Nevada Ballot Initiative Could Legalize Marijuana, Establish Regulated Sales System to Derive Taxes
Nevadans in November will be able to vote on a ballot initiative that would, if approved this year and in 2004, eliminate all penalties for possession of up to three ounces of marijuana and would provide state regulation for the drug, similar to state regulations of alcohol and tobacco, the New York Times reports. Some people smoke marijuana to relieve the pain associated with chronic illnesses such as HIV/AIDS and cancer. Nevada voters in 2000 approved a measure that allows marijuana use for medical purposes and reduced penalties for possession of up to one ounce of the drug. However, according to Nevada law, possession of more than one ounce of marijuana remains a felony. If voters approve the initiative, Nevadans could legally possess up to three ounces of marijuana for any reason and the state would oversee growth, distribution and sales of cannabis to generate a tax revenue. "This is a landmark initiative that seeks more than what any state has accomplished so far," R. Keith Stroup, executive director of the National Organization for the Reform of Marijuana Laws said.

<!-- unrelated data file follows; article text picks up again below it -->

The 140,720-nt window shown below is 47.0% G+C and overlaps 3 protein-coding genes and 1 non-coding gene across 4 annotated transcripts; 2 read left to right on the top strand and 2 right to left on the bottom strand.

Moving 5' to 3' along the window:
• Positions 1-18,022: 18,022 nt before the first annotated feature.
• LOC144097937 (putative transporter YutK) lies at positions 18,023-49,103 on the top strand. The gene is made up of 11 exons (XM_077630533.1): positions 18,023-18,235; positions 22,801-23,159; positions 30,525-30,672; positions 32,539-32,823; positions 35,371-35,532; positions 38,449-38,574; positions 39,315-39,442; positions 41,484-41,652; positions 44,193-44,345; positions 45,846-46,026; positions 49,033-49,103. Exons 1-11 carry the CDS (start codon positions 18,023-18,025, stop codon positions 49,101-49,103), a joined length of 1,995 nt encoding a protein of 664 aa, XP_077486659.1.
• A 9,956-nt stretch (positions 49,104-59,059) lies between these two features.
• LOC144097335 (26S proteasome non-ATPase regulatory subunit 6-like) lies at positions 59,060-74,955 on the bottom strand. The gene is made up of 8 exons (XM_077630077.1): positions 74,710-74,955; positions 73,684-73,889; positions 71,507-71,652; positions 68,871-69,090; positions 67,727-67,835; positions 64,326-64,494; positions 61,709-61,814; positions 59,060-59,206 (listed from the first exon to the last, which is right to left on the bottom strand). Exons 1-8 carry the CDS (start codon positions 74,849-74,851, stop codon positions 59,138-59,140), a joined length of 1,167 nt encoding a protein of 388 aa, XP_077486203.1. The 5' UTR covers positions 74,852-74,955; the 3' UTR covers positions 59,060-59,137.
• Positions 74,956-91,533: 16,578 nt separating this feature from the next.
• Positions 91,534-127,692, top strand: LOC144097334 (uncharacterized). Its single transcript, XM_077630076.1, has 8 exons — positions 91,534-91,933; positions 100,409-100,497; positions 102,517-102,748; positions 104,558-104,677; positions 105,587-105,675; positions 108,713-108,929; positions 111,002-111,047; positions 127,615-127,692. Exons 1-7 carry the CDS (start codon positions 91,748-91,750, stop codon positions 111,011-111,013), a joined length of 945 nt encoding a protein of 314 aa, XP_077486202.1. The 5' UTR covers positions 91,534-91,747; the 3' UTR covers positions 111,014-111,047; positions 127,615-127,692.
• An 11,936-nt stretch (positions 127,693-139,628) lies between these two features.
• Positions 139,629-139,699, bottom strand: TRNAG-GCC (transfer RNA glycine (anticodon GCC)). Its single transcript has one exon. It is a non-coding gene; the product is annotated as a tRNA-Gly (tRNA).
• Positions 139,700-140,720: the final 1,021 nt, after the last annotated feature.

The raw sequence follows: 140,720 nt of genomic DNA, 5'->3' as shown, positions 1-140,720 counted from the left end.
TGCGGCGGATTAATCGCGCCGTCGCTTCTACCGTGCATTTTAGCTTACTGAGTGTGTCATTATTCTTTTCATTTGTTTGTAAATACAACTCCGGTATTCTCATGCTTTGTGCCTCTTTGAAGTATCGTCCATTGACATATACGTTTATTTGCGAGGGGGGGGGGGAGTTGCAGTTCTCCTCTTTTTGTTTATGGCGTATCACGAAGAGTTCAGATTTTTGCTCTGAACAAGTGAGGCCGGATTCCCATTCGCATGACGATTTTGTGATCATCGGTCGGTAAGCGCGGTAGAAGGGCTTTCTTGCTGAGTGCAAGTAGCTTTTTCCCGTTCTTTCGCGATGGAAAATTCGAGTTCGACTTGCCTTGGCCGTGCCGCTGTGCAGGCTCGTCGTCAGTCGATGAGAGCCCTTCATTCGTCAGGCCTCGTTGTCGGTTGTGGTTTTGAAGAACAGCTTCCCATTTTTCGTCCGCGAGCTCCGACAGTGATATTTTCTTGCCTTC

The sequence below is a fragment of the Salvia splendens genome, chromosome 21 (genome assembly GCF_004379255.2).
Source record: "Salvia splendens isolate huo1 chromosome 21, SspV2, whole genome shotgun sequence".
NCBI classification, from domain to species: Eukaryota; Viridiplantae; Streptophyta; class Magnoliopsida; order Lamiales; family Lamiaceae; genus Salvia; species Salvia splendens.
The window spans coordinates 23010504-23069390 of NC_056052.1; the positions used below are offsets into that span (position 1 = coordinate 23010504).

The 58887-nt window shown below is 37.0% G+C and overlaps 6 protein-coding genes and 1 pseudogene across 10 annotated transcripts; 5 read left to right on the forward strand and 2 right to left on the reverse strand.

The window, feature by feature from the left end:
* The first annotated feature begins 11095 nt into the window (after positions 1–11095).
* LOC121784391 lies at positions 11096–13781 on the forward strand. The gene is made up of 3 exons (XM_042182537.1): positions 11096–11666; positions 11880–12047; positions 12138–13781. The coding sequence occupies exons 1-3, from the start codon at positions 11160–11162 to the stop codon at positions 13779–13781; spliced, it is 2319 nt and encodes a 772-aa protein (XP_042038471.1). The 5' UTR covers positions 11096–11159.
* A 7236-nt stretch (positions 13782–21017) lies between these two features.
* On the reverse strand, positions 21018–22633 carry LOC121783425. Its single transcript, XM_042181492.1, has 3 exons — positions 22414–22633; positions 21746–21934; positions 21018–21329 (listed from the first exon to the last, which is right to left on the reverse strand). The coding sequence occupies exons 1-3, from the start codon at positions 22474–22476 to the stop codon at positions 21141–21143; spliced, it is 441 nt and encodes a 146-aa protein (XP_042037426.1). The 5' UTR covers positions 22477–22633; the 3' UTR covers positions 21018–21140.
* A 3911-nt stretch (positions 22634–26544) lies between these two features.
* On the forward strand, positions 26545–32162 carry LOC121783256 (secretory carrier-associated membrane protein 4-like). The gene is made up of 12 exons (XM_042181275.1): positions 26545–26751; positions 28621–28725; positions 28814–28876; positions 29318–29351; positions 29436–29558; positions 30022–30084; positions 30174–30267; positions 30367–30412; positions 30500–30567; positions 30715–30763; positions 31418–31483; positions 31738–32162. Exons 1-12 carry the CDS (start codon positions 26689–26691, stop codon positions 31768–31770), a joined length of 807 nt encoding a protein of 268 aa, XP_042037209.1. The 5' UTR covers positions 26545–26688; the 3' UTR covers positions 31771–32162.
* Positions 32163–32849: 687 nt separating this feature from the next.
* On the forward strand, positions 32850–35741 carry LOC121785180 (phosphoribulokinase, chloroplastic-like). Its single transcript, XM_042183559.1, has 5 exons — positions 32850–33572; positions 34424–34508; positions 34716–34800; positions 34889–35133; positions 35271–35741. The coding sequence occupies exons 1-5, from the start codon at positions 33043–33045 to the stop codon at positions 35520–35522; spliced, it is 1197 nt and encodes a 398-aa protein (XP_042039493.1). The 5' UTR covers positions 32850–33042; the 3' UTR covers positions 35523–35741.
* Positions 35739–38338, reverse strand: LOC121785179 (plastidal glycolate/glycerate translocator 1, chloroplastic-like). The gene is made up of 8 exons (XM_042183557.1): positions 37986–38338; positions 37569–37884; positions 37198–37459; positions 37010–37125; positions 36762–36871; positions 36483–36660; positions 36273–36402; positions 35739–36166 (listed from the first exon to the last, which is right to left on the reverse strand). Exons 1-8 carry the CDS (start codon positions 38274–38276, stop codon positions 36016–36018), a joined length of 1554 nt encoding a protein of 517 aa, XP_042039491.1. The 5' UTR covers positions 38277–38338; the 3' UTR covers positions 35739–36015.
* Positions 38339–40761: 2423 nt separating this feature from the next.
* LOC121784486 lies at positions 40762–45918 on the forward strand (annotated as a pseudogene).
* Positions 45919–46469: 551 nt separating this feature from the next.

Attracting Federal Attention
The initiative would be "too much for the federal government to ignore," Stroup said, noting that such a measure, if passed, would violate federal law. "It is highly unlikely the federal government would allow a state to create a legal market for the sale of drugs in which the state licenses or sets up stores to sell it," Stroup said, adding, "But what it would do is place enormous pressure on Congress to take a rational look at the nation's drug laws." The measure has an "unusually high level of support" in the state, as none of Nevada's "leading political figures" have spoken out against the measure, according to the Times. Most of the criticism comes from federal Drug Enforcement Administration Chief Asa Hutchinson and John Walters, head of the Office of National Drug Control Policy. Nine states, including Nevada, have passed ballot initiatives allowing patients with a doctor's prescription to use marijuana for medicinal purposes. According to the Times, U.S. House lawmakers last week introduced a bipartisan bill that would allow states to approve such medical marijuana legislation, eliminating any conflict with federal law (Janofsky, New York Times, 8/2).